Brannon is referring to the more than 10,000 Marshall Center alumni who form a worldwide network of professionals, practitioners of public policy and keepers of the public trust.

Monaco then gave the participants an overview of transnational organized crime.

“There is a growing recognition that transnational organized crime is growing in size and influence in a world increasingly marked with globalization and diminishing importance of borders,” he said. “Transnational organized crime surges into gaps of opportunities and is, frankly, threatening governments.”

During his presentation, Monaco discussed definition of transnational organized crime, primary activities associated with transnational organized crime, typology of transnational criminal organizations, transnational organized crime as a national and international security threat, main instruments against transnational organized crime, overview of convergence, and best practices and institutional responses.

Course design includes guest lecturers from national and international law enforcement and security organizations, course seminar activities discussing the range of government countermeasures to combat criminal activity, and strategy development exercises that focus on best practices and international approaches to combating these growing threats against national security.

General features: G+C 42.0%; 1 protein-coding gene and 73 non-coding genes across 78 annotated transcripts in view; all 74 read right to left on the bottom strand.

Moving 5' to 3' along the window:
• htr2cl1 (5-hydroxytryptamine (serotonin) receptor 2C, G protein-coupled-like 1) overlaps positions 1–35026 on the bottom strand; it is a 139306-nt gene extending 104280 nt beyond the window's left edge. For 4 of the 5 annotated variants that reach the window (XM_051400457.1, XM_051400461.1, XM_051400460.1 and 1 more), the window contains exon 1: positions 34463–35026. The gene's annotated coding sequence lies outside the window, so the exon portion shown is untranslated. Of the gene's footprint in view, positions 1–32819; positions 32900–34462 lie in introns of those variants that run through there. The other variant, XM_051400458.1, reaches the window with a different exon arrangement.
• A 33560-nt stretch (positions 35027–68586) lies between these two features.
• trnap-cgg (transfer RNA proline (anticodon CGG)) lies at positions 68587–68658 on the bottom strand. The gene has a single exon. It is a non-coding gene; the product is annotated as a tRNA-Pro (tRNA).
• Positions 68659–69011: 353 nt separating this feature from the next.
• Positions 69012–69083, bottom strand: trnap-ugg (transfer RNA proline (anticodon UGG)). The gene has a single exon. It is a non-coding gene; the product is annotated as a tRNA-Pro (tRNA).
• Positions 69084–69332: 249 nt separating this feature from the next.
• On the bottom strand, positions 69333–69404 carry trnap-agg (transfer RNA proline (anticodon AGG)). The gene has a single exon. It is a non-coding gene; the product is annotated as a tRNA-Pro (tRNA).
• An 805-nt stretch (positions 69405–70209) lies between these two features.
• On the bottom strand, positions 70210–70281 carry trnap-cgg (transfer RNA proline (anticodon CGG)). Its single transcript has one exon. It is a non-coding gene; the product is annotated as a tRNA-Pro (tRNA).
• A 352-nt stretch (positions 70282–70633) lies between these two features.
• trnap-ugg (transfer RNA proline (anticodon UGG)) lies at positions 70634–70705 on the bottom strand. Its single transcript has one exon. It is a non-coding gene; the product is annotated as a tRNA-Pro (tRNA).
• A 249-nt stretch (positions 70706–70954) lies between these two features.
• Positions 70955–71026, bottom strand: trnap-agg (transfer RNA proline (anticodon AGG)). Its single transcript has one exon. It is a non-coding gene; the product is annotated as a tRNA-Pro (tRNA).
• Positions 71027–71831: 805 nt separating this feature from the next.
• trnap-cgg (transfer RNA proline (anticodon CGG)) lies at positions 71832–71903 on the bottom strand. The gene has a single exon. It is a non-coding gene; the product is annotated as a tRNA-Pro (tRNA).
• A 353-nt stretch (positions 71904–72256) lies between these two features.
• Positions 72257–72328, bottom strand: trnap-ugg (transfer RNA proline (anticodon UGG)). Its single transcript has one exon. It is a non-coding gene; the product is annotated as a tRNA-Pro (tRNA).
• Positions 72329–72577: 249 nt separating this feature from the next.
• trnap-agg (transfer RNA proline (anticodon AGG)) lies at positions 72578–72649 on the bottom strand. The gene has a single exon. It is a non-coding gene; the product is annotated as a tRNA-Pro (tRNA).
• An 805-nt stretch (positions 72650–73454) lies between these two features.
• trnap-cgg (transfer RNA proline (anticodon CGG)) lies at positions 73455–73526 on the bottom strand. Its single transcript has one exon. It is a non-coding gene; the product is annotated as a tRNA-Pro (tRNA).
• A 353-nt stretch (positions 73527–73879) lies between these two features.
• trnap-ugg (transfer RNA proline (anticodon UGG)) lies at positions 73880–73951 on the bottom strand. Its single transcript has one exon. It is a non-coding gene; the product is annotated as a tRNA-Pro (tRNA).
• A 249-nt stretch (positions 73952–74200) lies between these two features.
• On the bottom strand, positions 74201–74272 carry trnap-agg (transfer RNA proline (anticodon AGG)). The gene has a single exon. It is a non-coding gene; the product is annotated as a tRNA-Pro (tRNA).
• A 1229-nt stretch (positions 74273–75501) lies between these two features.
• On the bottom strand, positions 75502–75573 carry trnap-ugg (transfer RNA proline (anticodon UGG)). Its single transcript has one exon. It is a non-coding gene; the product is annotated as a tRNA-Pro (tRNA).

This year’s CNIT participants hail from 51 countries: Afghanistan; Albania; Algeria; Argentina; Armenia; Australia; Azerbaijan; Bahamas; Belize; Bosnia and Herzegovina; Bulgaria; Colombia; Czech Republic; Dominican Republic; Egypt; El Salvador; Fiji Islands; Georgia; Greece; Guatemala; Hungary; India; Indonesia; Japan; Jordan; Kazakhstan; Kenya; Kosovo; Malaysia; Maldives; Mauritania; Mexico; Moldova; Mongolia; Montenegro; Morocco; New Zealand; Nigeria; Oman; Peru; Philippines; Romania; Serbia; Slovenia; South Africa: Tanzania; Thailand; Turkey; Ukraine, United States; and, Uzbekistan.

This CNIT course has a good mixture of participants who work at defense, interior and justice ministries, and law enforcement and other government agencies.  

The course is designed for government officials and practitioners who are engaged in policy development, law enforcement, intelligence, and interdiction activities aimed at countering illicit narcotics trafficking, terrorist involvement in criminal activity, and the associated elements of transnational crime and corruption. It examines the major methods by which transnational criminal and terrorist organizations engage in illegal narcotics trafficking and other criminal activities for profit.

The mission of the Marshall Center, as a vital instrument of German-American cooperation, is to create a more stable security environment by advancing democratic institutions and relationships; promoting active, peaceful, whole-of-government approaches to address transnational and regional security challenges; and creating and enhancing enduring partnerships worldwide.

The Marshall Center offers eight resident programs that examine complex transnational, regional and international security issues: Program on Terrorism and Security Studies; Program on Applied Security Studies; Program on Security Sector Capacity Building; Seminar on Regional Security; Seminar on Transnational Civil Security; CNIT; Program on Cyber Security Studies; and, Senior Executive Seminar.